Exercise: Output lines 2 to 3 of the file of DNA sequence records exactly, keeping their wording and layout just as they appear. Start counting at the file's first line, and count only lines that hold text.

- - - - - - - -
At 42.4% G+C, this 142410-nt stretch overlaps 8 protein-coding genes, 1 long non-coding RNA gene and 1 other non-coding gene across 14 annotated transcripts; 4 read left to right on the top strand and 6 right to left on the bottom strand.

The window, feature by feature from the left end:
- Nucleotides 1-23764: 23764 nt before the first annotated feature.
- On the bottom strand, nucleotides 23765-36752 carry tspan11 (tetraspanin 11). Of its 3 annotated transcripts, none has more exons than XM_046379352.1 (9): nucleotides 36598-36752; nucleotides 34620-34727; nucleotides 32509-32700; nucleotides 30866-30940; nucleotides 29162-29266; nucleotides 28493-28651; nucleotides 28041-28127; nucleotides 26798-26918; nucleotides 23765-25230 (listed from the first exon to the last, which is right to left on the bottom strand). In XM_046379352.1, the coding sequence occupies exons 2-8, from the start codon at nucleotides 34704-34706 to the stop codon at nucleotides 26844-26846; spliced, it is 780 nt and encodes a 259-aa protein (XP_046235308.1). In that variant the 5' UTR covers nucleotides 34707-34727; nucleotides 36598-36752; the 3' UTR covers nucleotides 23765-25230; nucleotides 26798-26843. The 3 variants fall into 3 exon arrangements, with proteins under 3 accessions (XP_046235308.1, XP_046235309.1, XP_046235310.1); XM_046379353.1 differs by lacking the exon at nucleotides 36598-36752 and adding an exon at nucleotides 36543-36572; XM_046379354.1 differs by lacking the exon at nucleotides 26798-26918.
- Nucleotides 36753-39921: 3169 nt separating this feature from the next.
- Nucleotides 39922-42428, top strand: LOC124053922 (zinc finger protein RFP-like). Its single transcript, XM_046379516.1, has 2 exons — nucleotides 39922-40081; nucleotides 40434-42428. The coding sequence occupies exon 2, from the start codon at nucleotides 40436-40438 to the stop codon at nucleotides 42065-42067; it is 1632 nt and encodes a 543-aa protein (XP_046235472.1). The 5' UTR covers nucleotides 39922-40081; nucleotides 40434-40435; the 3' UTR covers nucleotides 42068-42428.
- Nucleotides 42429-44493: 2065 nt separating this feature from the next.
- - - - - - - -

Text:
The window, feature by feature from the left end:
- Nucleotides 1-23764: 23764 nt before the first annotated feature.